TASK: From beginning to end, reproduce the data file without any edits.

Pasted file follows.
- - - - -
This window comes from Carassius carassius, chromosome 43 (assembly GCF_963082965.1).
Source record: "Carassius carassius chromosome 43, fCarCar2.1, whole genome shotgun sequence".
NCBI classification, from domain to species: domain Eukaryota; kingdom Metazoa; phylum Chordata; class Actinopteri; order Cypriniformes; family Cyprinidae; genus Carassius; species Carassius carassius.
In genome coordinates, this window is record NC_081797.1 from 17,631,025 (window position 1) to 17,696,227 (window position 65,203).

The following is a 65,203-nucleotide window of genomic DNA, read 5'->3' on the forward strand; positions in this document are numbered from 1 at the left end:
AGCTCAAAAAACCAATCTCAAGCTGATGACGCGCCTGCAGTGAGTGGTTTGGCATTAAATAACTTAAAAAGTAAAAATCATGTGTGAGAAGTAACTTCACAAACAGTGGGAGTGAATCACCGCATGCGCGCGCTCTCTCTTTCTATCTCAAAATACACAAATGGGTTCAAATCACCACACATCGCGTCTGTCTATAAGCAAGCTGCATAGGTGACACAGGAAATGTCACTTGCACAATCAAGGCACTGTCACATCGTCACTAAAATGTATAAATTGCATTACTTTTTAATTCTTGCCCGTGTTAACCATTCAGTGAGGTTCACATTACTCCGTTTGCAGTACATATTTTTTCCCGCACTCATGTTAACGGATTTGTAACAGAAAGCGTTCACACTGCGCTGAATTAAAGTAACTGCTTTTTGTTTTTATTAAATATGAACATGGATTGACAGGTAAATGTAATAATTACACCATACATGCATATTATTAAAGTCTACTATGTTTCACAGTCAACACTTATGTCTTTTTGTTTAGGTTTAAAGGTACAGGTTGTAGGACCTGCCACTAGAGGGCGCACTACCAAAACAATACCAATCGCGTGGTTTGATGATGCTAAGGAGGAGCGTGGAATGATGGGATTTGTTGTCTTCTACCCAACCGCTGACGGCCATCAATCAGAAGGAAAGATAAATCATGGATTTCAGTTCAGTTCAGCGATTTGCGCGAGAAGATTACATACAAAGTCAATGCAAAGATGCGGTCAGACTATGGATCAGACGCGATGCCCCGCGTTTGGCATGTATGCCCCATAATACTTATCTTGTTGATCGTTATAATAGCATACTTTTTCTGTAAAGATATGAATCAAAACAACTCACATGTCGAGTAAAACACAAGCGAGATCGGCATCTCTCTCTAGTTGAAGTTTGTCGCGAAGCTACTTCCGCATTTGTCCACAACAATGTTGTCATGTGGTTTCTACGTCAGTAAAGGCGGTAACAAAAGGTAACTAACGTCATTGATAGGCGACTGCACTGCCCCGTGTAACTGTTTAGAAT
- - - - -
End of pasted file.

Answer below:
This window comes from Carassius carassius, chromosome 43 (assembly GCF_963082965.1).
Source record: "Carassius carassius chromosome 43, fCarCar2.1, whole genome shotgun sequence".
NCBI classification, from domain to species: domain Eukaryota; kingdom Metazoa; phylum Chordata; class Actinopteri; order Cypriniformes; family Cyprinidae; genus Carassius; species Carassius carassius.
In genome coordinates, this window is record NC_081797.1 from 17,631,025 (window position 1) to 17,696,227 (window position 65,203).

The following is a 65,203-nucleotide window of genomic DNA, read 5'->3' on the forward strand; positions in this document are numbered from 1 at the left end:
AGCTCAAAAAACCAATCTCAAGCTGATGACGCGCCTGCAGTGAGTGGTTTGGCATTAAATAACTTAAAAAGTAAAAATCATGTGTGAGAAGTAACTTCACAAACAGTGGGAGTGAATCACCGCATGCGCGCGCTCTCTCTTTCTATCTCAAAATACACAAATGGGTTCAAATCACCACACATCGCGTCTGTCTATAAGCAAGCTGCATAGGTGACACAGGAAATGTCACTTGCACAATCAAGGCACTGTCACATCGTCACTAAAATGTATAAATTGCATTACTTTTTAATTCTTGCCCGTGTTAACCATTCAGTGAGGTTCACATTACTCCGTTTGCAGTACATATTTTTTCCCGCACTCATGTTAACGGATTTGTAACAGAAAGCGTTCACACTGCGCTGAATTAAAGTAACTGCTTTTTGTTTTTATTAAATATGAACATGGATTGACAGGTAAATGTAATAATTACACCATACATGCATATTATTAAAGTCTACTATGTTTCACAGTCAACACTTATGTCTTTTTGTTTAGGTTTAAAGGTACAGGTTGTAGGACCTGCCACTAGAGGGCGCACTACCAAAACAATACCAATCGCGTGGTTTGATGATGCTAAGGAGGAGCGTGGAATGATGGGATTTGTTGTCTTCTACCCAACCGCTGACGGCCATCAATCAGAAGGAAAGATAAATCATGGATTTCAGTTCAGTTCAGCGATTTGCGCGAGAAGATTACATACAAAGTCAATGCAAAGATGCGGTCAGACTATGGATCAGACGCGATGCCCCGCGTTTGGCATGTATGCCCCATAATACTTATCTTGTTGATCGTTATAATAGCATACTTTTTCTGTAAAGATATGAATCAAAACAACTCACATGTCGAGTAAAACACAAGCGAGATCGGCATCTCTCTCTAGTTGAAGTTTGTCGCGAAGCTACTTCCGCATTTGTCCACAACAATGTTGTCATGTGGTTTCTACGTCAGTAAAGGCGGTAACAAAAGGTAACTAACGTCATTGATAGGCGACTGCACTGCCCCGTGTAACTGTTTAGAAT